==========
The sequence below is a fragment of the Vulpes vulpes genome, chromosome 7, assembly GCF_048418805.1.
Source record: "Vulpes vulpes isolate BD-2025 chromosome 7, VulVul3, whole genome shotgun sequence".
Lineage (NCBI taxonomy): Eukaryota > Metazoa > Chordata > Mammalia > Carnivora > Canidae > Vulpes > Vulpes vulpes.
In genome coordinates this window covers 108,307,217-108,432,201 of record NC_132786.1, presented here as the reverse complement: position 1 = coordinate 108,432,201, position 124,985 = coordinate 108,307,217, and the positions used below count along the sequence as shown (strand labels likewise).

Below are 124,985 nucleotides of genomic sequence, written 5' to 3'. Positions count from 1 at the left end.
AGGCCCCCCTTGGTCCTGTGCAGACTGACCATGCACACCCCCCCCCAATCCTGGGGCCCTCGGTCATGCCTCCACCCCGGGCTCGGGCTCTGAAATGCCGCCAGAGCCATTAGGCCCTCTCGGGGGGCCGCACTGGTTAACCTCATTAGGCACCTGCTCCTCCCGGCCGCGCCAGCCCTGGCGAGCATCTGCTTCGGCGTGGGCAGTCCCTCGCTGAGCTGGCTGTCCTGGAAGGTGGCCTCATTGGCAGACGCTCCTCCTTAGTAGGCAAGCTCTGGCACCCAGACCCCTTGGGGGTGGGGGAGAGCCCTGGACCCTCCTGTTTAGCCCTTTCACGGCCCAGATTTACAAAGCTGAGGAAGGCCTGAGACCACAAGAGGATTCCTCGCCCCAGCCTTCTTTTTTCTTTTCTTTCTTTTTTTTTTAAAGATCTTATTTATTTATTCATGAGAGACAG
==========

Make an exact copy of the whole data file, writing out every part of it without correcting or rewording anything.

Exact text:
The sequence below is a fragment of the Vulpes vulpes genome, chromosome 7, assembly GCF_048418805.1.
Source record: "Vulpes vulpes isolate BD-2025 chromosome 7, VulVul3, whole genome shotgun sequence".
Lineage (NCBI taxonomy): Eukaryota > Metazoa > Chordata > Mammalia > Carnivora > Canidae > Vulpes > Vulpes vulpes.
In genome coordinates this window covers 108,307,217-108,432,201 of record NC_132786.1, presented here as the reverse complement: position 1 = coordinate 108,432,201, position 124,985 = coordinate 108,307,217, and the positions used below count along the sequence as shown (strand labels likewise).

Below are 124,985 nucleotides of genomic sequence, written 5' to 3'. Positions count from 1 at the left end.
AGGCCCCCCTTGGTCCTGTGCAGACTGACCATGCACACCCCCCCCCAATCCTGGGGCCCTCGGTCATGCCTCCACCCCGGGCTCGGGCTCTGAAATGCCGCCAGAGCCATTAGGCCCTCTCGGGGGGCCGCACTGGTTAACCTCATTAGGCACCTGCTCCTCCCGGCCGCGCCAGCCCTGGCGAGCATCTGCTTCGGCGTGGGCAGTCCCTCGCTGAGCTGGCTGTCCTGGAAGGTGGCCTCATTGGCAGACGCTCCTCCTTAGTAGGCAAGCTCTGGCACCCAGACCCCTTGGGGGTGGGGGAGAGCCCTGGACCCTCCTGTTTAGCCCTTTCACGGCCCAGATTTACAAAGCTGAGGAAGGCCTGAGACCACAAGAGGATTCCTCGCCCCAGCCTTCTTTTTTCTTTTCTTTCTTTTTTTTTTAAAGATCTTATTTATTTATTCATGAGAGACAG